How My Writing Has Changed

Trail to Glory was my first published book. It was/is an historical family saga based on my own family genealogy. When it was published I really didn't know a whole lot about writing or getting published. It was rejected close to 30 times before Leisure books picked it up and published it as mass market paper back. I also knew nothing about promoting. I did send out flyers to announce the book to friends and family and arranged one book signing. And that was it.

I did get a nice advance and one royalty check.

The book faded into obscurity and truthfully, I forgot about it as I continued to write and eventually get other books published.

With all the excitement about Kindle books, since I had my rights back, I decided to publish the book on Kindle. I no longer had a copy on my computer due to many changes of computers and word processing programs. I sent the book off to a company that scans the pages and puts them into Word.

I got busy with other stuff and kind of forgot all about it.

One big thing I decided to do was change the title to Indian Paintbrush--my own title, the publishing company changed the title to Trail to Glory--why I have no idea--something about the title fitting on the cover better, but if didn't really fit the story.

I asked one of my publishers, Oak Tree Press, if she would be interested in it. When she said yes, then I knew I should get busy. Oh, my, what a mess. The formatting was all messed up, something I had to fix. I noticed a number of exclamation points right away and did a search through the document and there were more than two hundred. I changed them all to periods.

I'm working on putting every person's dialogue and/or action in a new paragraph. Something I didn't do back then, but always do now. Makes it so much easier for the reader to follow along.

Every conceivable word for said or asked is used as a dialogue tag-something else I don't do now.  Said and asked sort of fade into the background, while the substitutes jump off the page. I've barely scratched the surface, but I've found actions that can work as dialogue tags for many.

There's a lot of telling rather than showing, but I think there's enough showing to keep a reader interested.

Worst of all is the book is full of typos--amazing since this was a published book. Almost every book has a few typos--but this one is riddled with them. Hope I catch them all. There was no spell-check back in the days I was writing this.

The book was written way back in the 70s  when writing and reading styles were a bit different. At the time I'd been influenced by reading many romances--and it is full of romance.

Because I'm also writing another book for the same publisher, I only work on this in the afternoon and at odd times when I have a few minutes.

I enjoyed writing the book and many told me they loved it when they read it--perhaps new readers will too, when I get it done.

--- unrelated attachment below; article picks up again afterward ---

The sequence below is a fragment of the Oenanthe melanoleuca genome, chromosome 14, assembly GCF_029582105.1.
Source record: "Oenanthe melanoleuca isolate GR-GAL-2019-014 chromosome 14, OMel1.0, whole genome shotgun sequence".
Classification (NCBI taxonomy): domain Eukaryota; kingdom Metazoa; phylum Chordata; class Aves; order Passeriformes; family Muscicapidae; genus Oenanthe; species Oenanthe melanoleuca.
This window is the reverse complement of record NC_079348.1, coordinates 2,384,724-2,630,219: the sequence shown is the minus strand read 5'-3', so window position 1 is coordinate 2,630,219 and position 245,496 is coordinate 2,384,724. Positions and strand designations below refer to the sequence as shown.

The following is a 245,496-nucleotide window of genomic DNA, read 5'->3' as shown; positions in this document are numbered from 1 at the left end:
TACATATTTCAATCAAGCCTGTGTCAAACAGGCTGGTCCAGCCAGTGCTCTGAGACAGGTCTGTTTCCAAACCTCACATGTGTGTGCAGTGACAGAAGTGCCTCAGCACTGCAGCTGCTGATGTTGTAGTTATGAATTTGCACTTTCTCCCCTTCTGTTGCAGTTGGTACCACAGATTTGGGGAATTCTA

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Reunions: You Can’t Go Back Again (Because ‘There’ Is Gone) You hear about people going to Reunions: high school, college, family, war vets, et cetera. Well, not me. For example, my high school, St. Augustine’s Diocesan on Sterling Place in Park Slope, Brooklyn, was already out of business when the passenger jet made an unscheduled crash landing on its doorstep in the late 1960’s, erasing all prospect of reunions. No matter, I wouldn’t have been attending anyhow. As for St. John’s University College, whose ‘campus’ was in a seven-story former bank building on Schermerhorn St. in Downtown Brooklyn---it’s condos now and even if the doorman would let me in for old times’sake, I’d pass. I spent all of 1956 and half of 1957 at St. Augustine’s as a transfer student, having come from a low-rent seminary that was supposed to prepare you to become a member of the Franciscan Order of Teaching Brothers. St. Anthony’s ‘Juniorate’ (odd name for a high school, right?), no doubt why we boys simply referred to it as ‘Smithtown’, located as it was in the Town of Smithtown on Long Island, among the potato fields of Suffolk County. My short story: I got kicked out after two years, told I was mistaken in thinking I had a ‘vocation’ (I won’t bore you with my sins). So how’d I get there in the first place? Well, you’re graduating from eighth grade in St. Anthony of Padua grammar school (same ‘St. Anthony’, no coincidence); you’re twelve years old and, since the age of five-and-one-half, been shuttled from the school to the looming red brick Church next door when the steeple bells summoned us to prayer. There, all us boys, in our dark-blue worstered trousers, white shirt and clip-on black tie, have been kneeling for all eternity on the hard wood kneelers in the pews in the Lower (basement) Church, interminably humming the five Decades of the Rosary amidst the fourteen Stations of the Cross, as the priest parades up and down the marble-floored aisles spewing swirls of sweet smoke from his incense-burner. No surprise then: After the Good Franciscan Brother reveals to our class that some among us may be ‘called’, on Easter Sunday, at Mass in the Upper Church, drunk on incense fumes, I actually see God point a long index finger at me through the fog, and over the swell of the organ while the choir pounds out the Hallelujah Chorus, I hear Him say to me, clear as a bell: “You! You! Pack your bags!” Upon graduation in February, 1954, I boarded the LIRR, Ronkonkoma Branch, with my ticket punched for Smithtown. One recent Sunday, in the grip of an irresistible impulse to see Smithtown once more, I get on the LIE and head for the North Shore of Long Island. To get to the school, you must drive through the hamlet of Kings Park, once home to the Kings Park Psychiatric Center, which I see from my car on Route 25A, is still there, sprawling on top of a hill but empty, decommissioned. And I remember then being aboard the ancient yellow school bus, the name ‘St. Anthony’s’ painted in black on its sides--captive boys being taken to the movies in Kings Park on a Sunday afternoon more than half-a-century ago--the hospital full of life, the inmates hooting and hollering to us from their barred windows as we speed past. It’s a high point of the trip, riding past the Looney Bin: a happy feeling, I remember, as if them up there and us in our bus were connected. No more acres of potato fields as far as the eye could see along Rte. 25A now-- replaced by row upon row of suburban tracks, Divisions and Sub-Divisions. I drive onto the grounds of St. Anthony’s. It is not a functioning school, it’s obvious. There are some broken windows in the elongated two-story structure, and the white paint is peeling. I think of Iroquois Longhouses, I suppose because of the stretch of the building. I get out of the car and what strikes me is how small-scale everything appears: the buildings, the playing fields behind the main house, the grass badly in need of cutting. The chicken coops are gone as well as the fenced-in execution ground where I beheaded and plucked my first chicken for the Sunday dinner, on orders from the Brother in charge of the Refectory. Everything smaller than I remember it. For it’s vivid, larger-than-life in my memory. Jerome Megna, the pool shark; Joe Rogus, the polio-stricken basketball star; Bill Cullen, the gay librarian from Brooklyn and my best friend; the school’s principal Brother Henry, vain about his PhD in history; Brother Patrick “The Claw’, who taught Latin, had a crippled left hand and the DTs from drink; Brother Linus, the math teacher, who’d feel you up if you weren’t fast on your feet. I swear I remember them all, the faces and their names. I even remember the movie we saw that Sunday in Kings Park in 1954. The Bridges At Toko-Ri; William Holden, Grace Kelly and Mickey Rooney starring. I wrote the movie review for the school paper, The St. Anthony Star. Funny how it all stays with you. The important stuff.